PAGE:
II. What may be next?

Is a recession a foregone conclusion given the current state of the yield curve?

Not necessarily, as summarized by Alpine Macro, “…the 10-2 year spread seems to have over-predicted recessions 30% of the time, while the 10y-3m curve has only failed to anticipate one recession (1990). Perhaps this explains Fed Chair Jay Powell’s preference for the 10y-3m curve as the recession indicator.” However, while “both the 10-2 year and 10y-3m curves are deeply inverted, suggesting that statistically, the odds of a recession are high. Nevertheless, other key indicators like high-yield and TED spreads do not suggest an imminent recession. Therefore, investors should treat the yield curve signal with a grain of salt.”

Most importantly they highlight that just like recessions in general, yield inversion does not mean the market or economy will do any one thing in particular – let alone the magnitude of a move. They stated, “…although curve inversion indicates that monetary settings are too tight, it does not foretell the nature or severity of the impending economic slump. We cannot gauge the severity of an impending economic downturn from the magnitude of curve inversion. Our conclusion is that a 2001 style recession is possible, but the depth of EPS decline will be shallow due to higher-than-average nominal GDP growth …[and]… reaffirms our bullish stance on stocks and bonds, although bonds seem to offer bigger upside potential.”

On the more antidotal side of prognostications based on “prior history”, is the historic pattern around the average annual return for the stock market after a solid January, especially after a poor prior year, which suggests 2023 may bring above average gains. (See accompany chart from Bespoke)

As pointed out by Bespoke,Drilling down further, there have only been two other instances since WW2 where the S&P gained more than 5% in January after posting a double-digit percentage decline in the prior year: 1967 and 1975. As shown below, the S&P continued to rally in February and through December in both of those years.”

III. What Investors Need to Avoid – Holding Excessive Cash

Investors will torture themselves over questions regarding the market’s future or small changes to portfolio allocations all the while missing one of the biggest, and usually easiest, ways to improve their overall returns – putting long-term cash to work. We are helping a number of clients capture meaningfully more interest on their cash to outpace inflation, given the opportunities that currently exist in the fixed income space.

As detailed by Robert Carey of First Trust, “Losing money safely - Following the financial crisis, the Federal Reserve (“Fed”) shifted to an “abundant reserve” monetary policy and held rates at zero, according to Brian Wesbury, Chief Economist at First Trust Portfolios L.P. (Click Here to see Brian’s Monday Morning Outlook covering this topic). This shift, combined with a protracted low interest rate environment led to a dramatic decline in the yields on 30-day T-bills, which were no longer able to keep pace with inflation. In fact, an investment in a 30-day T-bill would have produced a negative real return over the past 15 years (see table).”

He continued summarizing his take this way, “The market has changed. Investors should weigh the impact negative real rates of return may have on their portfolios and consider adjusting accordingly, in our opinion.”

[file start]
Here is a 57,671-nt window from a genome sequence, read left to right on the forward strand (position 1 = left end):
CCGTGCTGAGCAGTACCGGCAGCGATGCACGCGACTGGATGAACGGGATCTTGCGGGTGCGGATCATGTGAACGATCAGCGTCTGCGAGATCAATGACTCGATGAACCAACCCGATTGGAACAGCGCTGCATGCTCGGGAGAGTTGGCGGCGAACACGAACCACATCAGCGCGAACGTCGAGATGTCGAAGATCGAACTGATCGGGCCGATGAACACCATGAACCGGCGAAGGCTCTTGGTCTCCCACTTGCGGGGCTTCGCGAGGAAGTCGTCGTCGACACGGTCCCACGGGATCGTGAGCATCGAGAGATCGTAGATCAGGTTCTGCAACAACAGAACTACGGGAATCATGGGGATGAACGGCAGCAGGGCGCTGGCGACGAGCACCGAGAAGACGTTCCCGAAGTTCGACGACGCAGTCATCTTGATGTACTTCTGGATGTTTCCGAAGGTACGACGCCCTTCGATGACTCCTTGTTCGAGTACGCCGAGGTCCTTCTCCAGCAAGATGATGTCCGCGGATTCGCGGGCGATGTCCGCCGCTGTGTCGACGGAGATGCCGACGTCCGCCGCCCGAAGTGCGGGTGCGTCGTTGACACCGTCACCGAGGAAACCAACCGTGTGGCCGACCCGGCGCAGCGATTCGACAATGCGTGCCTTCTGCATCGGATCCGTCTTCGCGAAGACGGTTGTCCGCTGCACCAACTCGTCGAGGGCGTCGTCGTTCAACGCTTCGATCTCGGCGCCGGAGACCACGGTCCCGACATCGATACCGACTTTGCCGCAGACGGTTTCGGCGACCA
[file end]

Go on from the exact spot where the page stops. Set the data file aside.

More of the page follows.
If you are looking to improve returns and avoid allocating too much to a chronically underperforming assets class (see chart below), you need to determine what you truly need for emergency cash (do many people really have $500,000 unexpected events?) and get the rest to work in a solid conservative investment.

As always, we are here to help answer questions and get you and your family to an optimal place to help you achieve your dreams and goals.

Have a wonderful weekend,

Tim and the team at TEN Capital


Data points this week included:

  • U.S. Jobless Claims – fell by 3K to a reading of 183K for the week ending January 28th. This is the lowest claimant count since April and was below market forecasts of 200K. The four-week moving average has fallen by 6K to a reading of 191.5K.
  • U.S. Consumer Confidence – the Univ. of Michigan consumer sentiment came in at 64.9 in January, which marks the highest reading since April. The expectations gauge came in at 62.7 and the current conditions index reported at 68.4. The 5-year inflation outlook dipped to 2.9%.
  • U.S. ISM Manufacturing PMI – the PMI fell to 47.4 in January, which marks the lowest since May 2020 and slightly below forecasts of 48. With another reading below 50, this shows the third consecutive month of a contraction in factory activity with slowed outputs. New orders fell from 45.1 to 42.5, production dipped from 48.6 to 48, and backlogs of orders rose from 41.4 to 43.4. Employment rose slightly, but companies have indicated headcount reduction will likely not occur.
  • U.S. Jobs Added – the U.S. economy caught fire in January adding 517K jobs and demolishing forecasts of 185K jobs. Hospitality added 128K, as professional & business services added 82K, and healthcare added 58K. Revisions for November and December also added 71K jobs for 2022. This continues the narrative of a flourishing labor market amongst interest rate hikes and attempted cooling by the Fed.
  • U.K. PMI Manufacturing Final – came in at 47 for January, up slightly from estimates of 46.7 and above the 31-month low from December of 45.3. This marks the sixth consecutive month of contraction. New orders dipped for the eighth month in a row, with lower demand from domestic and overseas clients, and unemployment fell for the fourth month running. Input cost inflation flowed down to a 27-month low, but business optimism rose for the first time since April.
  • U.K. PMI Composite Flash – fell from 49 to 48.5 in January. Another reading under 50 marks the sixth consecutive month of contraction in the private sector. This is the longest period of decline since the 2008 financial crisis. As noted above, the manufacturing sector has continued to struggle, as has the service sector, despite some job creation.

Schedule an appointment.
Contact Us